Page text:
Life is Short but Snakes are Long is two years old this month!

Thursday, February 28, 2013

Screech Owls and Blindsnakes: An Unlikely Mutualism


Adult Eastern Screech Owl at a nest box
In the 1970s and 80s, a pair of biologists at Baylor University in Waco, Texas, Fred Gehlbach and Robert Baldridge, were studying screech owl nesting ecology. These small owls nest in tree cavities and eat a variety of small animals, from insects to mice. Like most raptorial birds, Eastern Screech Owls usually kill their prey before bringing it home to feed to their nestlings. Gehlbach and Baldridge observed some of the screech owls in their study carrying live Texas Blindsnakes (Rena [formerly Leptotyphlops] dulcis) to their nests in experimental nest boxes like those used by wood ducks and bluebirds (pictured at right). When they checked the nests the next day, they found, to their surprise, between one and fifteen live blindsnakes living among the owl chicks in fourteen different nests! In some cases, the snakes lived with the baby owls for at least a week! Many of the blindsnakes bore scars from adult owl beaks, but few had been killed.

If you're not familiar with blindsnakes (aka scolecophidians), don't worry; few people are. There are about 400 species of these 'seriously strange serpents', as Darren Naish calls them over at TetZoo, distributed chiefly in the world's tropical regions (the Texas Blindsnake is one of the few temperate exceptions). Most have small eyes (or none at all, as their name suggests), smooth round scales, and eat invertebrates. Their jaw architecture is entirely unique: their jaws act like little scoops to effectively shovel ant and termite larvae and pupae into their mouths. Check out the video from BBC's Life in Cold Blood below, or visit the homepage of blindsnake biologist Nate Kley at Stony Brook University.


Almost as cute as baby snakes
How does this help baby screech owls? Gehlbach and Baldridge wanted to find out, so they measured the diversity and abundance of invertebrates in the owl nests with and without live blindsnakes, as well as the health and survival of the baby owls (which they were already measuring). They found that nests with blindsnakes had significantly fewer mites, insects, and arachnids, and that baby owls from these nests were 25% more likely to survive and grew as much as 50% faster; in other words, the presence of the blindsnakes improved the health of the baby owls and the fitness of the adults. The effects were more pronounced for the youngest owl babies, which hatch as many as six days later than their oldest sibling. As the nail in the coffin, Gehlbach and Baldridge tested whether or not the blindsnakes actually ate the invertebrates they found in the owl nests, and sure enough, they chowed down on the soft-bodied fly larvae that kill baby owls in nearly 30% of nests.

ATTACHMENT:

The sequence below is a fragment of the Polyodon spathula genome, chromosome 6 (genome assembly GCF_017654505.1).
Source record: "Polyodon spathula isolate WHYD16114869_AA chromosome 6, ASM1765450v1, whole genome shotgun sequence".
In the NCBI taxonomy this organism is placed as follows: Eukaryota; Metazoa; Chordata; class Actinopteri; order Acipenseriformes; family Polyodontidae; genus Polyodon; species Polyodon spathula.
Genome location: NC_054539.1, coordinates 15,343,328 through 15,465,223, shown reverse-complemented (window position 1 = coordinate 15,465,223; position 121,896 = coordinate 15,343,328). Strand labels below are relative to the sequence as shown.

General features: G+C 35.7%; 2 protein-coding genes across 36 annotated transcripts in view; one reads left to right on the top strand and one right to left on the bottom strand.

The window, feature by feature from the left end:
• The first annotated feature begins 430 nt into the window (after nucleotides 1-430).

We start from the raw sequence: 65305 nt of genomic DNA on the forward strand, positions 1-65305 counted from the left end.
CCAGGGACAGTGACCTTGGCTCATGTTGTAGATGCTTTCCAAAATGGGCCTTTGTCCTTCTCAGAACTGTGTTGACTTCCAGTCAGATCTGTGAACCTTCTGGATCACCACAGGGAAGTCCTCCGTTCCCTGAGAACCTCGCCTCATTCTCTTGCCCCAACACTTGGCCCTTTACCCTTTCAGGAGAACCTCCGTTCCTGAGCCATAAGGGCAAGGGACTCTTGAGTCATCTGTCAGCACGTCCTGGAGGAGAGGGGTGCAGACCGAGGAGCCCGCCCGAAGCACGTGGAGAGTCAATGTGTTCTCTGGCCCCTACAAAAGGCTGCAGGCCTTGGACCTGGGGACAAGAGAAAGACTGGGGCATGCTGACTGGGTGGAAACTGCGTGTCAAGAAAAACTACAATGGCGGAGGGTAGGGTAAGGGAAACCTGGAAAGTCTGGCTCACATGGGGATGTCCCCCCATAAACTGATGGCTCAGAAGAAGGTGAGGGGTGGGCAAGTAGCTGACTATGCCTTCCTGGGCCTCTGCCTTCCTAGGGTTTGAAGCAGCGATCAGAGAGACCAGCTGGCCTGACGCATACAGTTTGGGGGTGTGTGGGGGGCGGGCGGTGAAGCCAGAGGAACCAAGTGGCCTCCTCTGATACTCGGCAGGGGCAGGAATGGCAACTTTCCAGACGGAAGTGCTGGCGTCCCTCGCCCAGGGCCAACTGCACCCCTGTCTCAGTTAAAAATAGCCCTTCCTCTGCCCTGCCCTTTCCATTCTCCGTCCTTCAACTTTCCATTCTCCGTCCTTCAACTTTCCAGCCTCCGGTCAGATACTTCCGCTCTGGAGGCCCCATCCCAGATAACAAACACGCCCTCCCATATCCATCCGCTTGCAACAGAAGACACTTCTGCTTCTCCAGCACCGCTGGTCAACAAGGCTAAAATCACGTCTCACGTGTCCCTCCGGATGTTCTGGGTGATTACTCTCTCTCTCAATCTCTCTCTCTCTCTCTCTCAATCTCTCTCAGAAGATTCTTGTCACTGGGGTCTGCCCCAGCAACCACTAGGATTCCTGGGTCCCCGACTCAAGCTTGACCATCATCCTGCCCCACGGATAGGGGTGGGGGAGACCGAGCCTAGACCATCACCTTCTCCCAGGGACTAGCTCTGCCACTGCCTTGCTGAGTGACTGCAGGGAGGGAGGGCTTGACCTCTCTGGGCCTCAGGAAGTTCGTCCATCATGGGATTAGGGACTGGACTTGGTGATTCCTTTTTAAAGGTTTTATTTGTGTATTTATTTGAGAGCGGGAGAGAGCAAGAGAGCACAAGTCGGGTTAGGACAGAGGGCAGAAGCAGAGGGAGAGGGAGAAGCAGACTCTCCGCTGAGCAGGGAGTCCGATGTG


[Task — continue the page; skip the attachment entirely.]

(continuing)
Texas Blindsnake (Rena dulcis)
They also noticed that blindsnakes were more likely to be found in nests after it rained, probably because the mother owls had an easier time of finding the blindsnakes when they were crawling around on the surface, which many fossorial snakes tend to do when rainwater fills their burrows. Gehlbach and Baldridge also found that blindsnakes could only survive about two weeks in owl nest boxes that did not contain baby owls, suggesting that they were dependent on insect larvae that entered the nest inside food brought by the mother owl. These snakes can climb trees, so presumably it isn't too challenging for them to climb down out of a nest box after it is vacated by owls; one gravid female blindsnake was found in a nest box, so it is possible that they lay their eggs there before leaving. Some nests contained dead blindsnakes, which Gehlbach and Baldridge hypothesized had been eaten by the baby owls after their food supply had run out. In feeding experiments, baby screech owls readily consumed dead blindsnakes as well as other snakes of similar size, such as Rough Earthsnakes (Virginia striatula).

Skull architecture of Rena dulcis